Victimology, separatism, and anti-intellectualism underlie the general black community’s response to all race-related issues. The response to affirmative action is a case in point. Blacks see it as a policy that appropriately bends the rules for a people denied the opportunity to compete on a level playing field—a notion that in 2001, when middle-class blacks are a massive and thriving group in American society, can only seem plausible through the lens of victimology. The defense of affirmative action on the grounds of “diversity” is an expression of separatism. After all, since there are not enough black students to be admitted to selective schools on the same merits as the other students, beyond a certain cut-off point blacks are being valued as much for their distinct and separate cultural traits as for their academic accomplishment. This is a state of affairs, moreover, that requires a strong dose of anti-intellectualism to accept without discomfort. And the same anti-intellectualism rests content with the flimsy reasoning behind all defenses of affirmative action: that because black students are overrepresented in underfunded public schools, for example, it is immoral for colleges to require a top-quality dossier from the black child of a doctor and a corporate manager, or that, as William Bowen and Derek Bok argue in the sickeningly overpraised The Shape of the River, affirmative action ought be continued indefinitely because its first generations of beneficiaries didn’t mind it and are happy with their lives.
Today, these three thought patterns impede black advancement much more than racism; and dysfunctional inner cities, corporate glass ceilings, and black educational underachievement will persist until such thinking disappears. In my experience, trying to show many African-Americans how mistaken and counterproductive these ideas are is like trying to convince a religious person that God does not exist: the sentiments are beyond the reach of rational, civil discourse.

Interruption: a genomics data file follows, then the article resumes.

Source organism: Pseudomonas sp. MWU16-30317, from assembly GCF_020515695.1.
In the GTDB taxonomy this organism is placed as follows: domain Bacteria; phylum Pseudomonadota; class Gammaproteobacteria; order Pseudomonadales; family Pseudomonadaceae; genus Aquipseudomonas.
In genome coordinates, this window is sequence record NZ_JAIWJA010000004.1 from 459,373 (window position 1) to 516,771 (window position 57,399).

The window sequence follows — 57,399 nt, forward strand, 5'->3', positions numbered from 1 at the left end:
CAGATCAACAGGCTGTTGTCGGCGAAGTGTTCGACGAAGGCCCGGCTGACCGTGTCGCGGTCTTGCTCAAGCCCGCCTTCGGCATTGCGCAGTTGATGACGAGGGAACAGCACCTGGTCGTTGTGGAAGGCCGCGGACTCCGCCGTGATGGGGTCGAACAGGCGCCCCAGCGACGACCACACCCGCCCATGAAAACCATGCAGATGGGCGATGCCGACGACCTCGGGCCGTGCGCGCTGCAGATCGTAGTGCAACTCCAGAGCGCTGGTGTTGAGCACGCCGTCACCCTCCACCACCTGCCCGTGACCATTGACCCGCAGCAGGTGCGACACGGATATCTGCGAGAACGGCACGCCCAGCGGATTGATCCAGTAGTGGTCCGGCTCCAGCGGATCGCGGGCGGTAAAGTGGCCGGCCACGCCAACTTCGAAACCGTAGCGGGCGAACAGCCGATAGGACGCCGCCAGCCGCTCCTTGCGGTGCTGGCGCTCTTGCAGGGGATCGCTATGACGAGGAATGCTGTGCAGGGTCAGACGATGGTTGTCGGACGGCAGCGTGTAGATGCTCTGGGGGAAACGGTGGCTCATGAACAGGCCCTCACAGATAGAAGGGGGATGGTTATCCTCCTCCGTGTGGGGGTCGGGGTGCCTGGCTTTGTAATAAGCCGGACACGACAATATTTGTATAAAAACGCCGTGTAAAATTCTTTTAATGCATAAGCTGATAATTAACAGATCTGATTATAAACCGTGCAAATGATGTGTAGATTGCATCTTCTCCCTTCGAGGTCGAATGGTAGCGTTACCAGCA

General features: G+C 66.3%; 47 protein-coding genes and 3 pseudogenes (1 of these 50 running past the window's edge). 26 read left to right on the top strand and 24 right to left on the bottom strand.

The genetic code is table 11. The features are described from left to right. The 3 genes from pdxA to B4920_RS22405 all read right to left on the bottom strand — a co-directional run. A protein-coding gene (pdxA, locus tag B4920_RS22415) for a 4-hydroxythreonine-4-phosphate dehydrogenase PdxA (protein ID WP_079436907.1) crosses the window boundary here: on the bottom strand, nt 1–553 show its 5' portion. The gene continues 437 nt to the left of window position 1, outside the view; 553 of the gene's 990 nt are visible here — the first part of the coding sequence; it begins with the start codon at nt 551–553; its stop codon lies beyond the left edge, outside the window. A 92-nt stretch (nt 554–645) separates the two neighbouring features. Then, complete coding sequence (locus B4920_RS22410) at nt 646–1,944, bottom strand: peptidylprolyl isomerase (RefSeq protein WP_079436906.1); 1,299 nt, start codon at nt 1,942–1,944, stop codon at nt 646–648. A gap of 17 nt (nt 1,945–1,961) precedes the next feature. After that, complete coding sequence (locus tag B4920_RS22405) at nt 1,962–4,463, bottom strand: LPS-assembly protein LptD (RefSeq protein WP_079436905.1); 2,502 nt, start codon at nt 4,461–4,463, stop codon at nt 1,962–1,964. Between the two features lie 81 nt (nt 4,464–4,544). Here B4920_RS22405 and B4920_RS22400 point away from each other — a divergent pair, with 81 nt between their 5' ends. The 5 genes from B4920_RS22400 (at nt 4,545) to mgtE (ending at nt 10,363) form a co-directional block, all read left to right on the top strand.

After I gave a talk at a black bookstore outlining why the conventional explanations for black students’ underperformance don’t hold water, a matriarchal figure simply dismissed my argument by pronouncing that America is “set against” black students, period—to the applause of the entire room. Time magazine’s Jack E. White wrote a disparaging review of my new book, Losing the Race (“Come on, Professor”), which simply repeated the traditional explanations of what holds black students back, as if he hadn’t been able to take in my chapters arguing against just these points. During another talk I gave on the book, one black schoolteacher kept interrupting to insist, fantastically, that when black students accuse others of “acting white,” they are criticizing these students for not teaching their peers how to excel in school as well.
There was a time when fighting and decrying institutional racism was the main task at hand, and blacks of my generation owe a debt of gratitude to those who did it; our comfortable lives would be impossible without their efforts. Today, though, these people are well-intentioned relics of another era, an era they in their moment helped us to get past. Our main concern must be with new generations, who can fulfill their potential only in an America where victimology, separatism, and anti-intellectualism don’t flourish among black Americans. There are two main paths to this goal.
First, it’s time for well-intentioned whites to stop pardoning as “understandable” the worst of human nature whenever black people exhibit it. The person one pities is a person one may like but does not truly respect. Certainly whites must keep extirpating vestiges of racism, even within their own souls. But for David Howard to concur with his firing by Washington mayor Anthony Williams for using the word “niggardly” is condescension, not compassion; for Nathan Glazer to reverse his longstanding opposition to affirmative action because whites “owe” black people is to cast blacks as characters in a morality play, not to usher living human beings out of a historically conditioned wariness of school.